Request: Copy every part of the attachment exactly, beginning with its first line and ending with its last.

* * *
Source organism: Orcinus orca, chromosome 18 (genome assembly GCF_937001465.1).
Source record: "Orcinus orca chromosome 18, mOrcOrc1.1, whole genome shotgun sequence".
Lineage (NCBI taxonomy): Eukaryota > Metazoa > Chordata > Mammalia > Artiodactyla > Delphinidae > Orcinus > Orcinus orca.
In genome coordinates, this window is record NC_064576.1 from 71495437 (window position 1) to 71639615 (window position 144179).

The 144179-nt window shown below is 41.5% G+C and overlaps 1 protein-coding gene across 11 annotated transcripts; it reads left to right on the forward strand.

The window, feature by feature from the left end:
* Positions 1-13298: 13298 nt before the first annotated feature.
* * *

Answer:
Source organism: Orcinus orca, chromosome 18 (genome assembly GCF_937001465.1).
Source record: "Orcinus orca chromosome 18, mOrcOrc1.1, whole genome shotgun sequence".
Lineage (NCBI taxonomy): Eukaryota > Metazoa > Chordata > Mammalia > Artiodactyla > Delphinidae > Orcinus > Orcinus orca.
In genome coordinates, this window is record NC_064576.1 from 71495437 (window position 1) to 71639615 (window position 144179).

The 144179-nt window shown below is 41.5% G+C and overlaps 1 protein-coding gene across 11 annotated transcripts; it reads left to right on the forward strand.

The window, feature by feature from the left end:
* Positions 1-13298: 13298 nt before the first annotated feature.